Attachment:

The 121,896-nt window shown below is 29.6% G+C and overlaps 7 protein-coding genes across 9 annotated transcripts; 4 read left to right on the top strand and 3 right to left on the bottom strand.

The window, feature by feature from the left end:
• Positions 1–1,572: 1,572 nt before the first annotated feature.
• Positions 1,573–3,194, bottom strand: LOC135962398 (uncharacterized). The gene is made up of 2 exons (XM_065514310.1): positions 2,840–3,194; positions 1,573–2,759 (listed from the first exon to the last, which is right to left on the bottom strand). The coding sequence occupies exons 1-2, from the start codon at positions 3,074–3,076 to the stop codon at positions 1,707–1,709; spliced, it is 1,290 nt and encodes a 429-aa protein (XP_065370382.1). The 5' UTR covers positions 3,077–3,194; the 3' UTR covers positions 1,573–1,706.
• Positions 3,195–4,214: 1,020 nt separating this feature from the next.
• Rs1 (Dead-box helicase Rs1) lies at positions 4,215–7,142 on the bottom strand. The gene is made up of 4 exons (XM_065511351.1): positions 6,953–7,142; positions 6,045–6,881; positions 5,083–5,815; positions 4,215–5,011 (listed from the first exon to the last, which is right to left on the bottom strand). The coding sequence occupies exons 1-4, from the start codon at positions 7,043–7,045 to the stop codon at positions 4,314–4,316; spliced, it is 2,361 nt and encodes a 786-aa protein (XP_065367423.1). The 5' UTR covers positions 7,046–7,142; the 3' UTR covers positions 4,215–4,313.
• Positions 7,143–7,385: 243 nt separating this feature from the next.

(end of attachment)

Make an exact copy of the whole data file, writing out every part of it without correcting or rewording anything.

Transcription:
The 121,896-nt window shown below is 29.6% G+C and overlaps 7 protein-coding genes across 9 annotated transcripts; 4 read left to right on the top strand and 3 right to left on the bottom strand.

The window, feature by feature from the left end:
• Positions 1–1,572: 1,572 nt before the first annotated feature.
• Positions 1,573–3,194, bottom strand: LOC135962398 (uncharacterized). The gene is made up of 2 exons (XM_065514310.1): positions 2,840–3,194; positions 1,573–2,759 (listed from the first exon to the last, which is right to left on the bottom strand). The coding sequence occupies exons 1-2, from the start codon at positions 3,074–3,076 to the stop codon at positions 1,707–1,709; spliced, it is 1,290 nt and encodes a 429-aa protein (XP_065370382.1). The 5' UTR covers positions 3,077–3,194; the 3' UTR covers positions 1,573–1,706.
• Positions 3,195–4,214: 1,020 nt separating this feature from the next.
• Rs1 (Dead-box helicase Rs1) lies at positions 4,215–7,142 on the bottom strand. The gene is made up of 4 exons (XM_065511351.1): positions 6,953–7,142; positions 6,045–6,881; positions 5,083–5,815; positions 4,215–5,011 (listed from the first exon to the last, which is right to left on the bottom strand). The coding sequence occupies exons 1-4, from the start codon at positions 7,043–7,045 to the stop codon at positions 4,314–4,316; spliced, it is 2,361 nt and encodes a 786-aa protein (XP_065367423.1). The 5' UTR covers positions 7,046–7,142; the 3' UTR covers positions 4,215–4,313.
• Positions 7,143–7,385: 243 nt separating this feature from the next.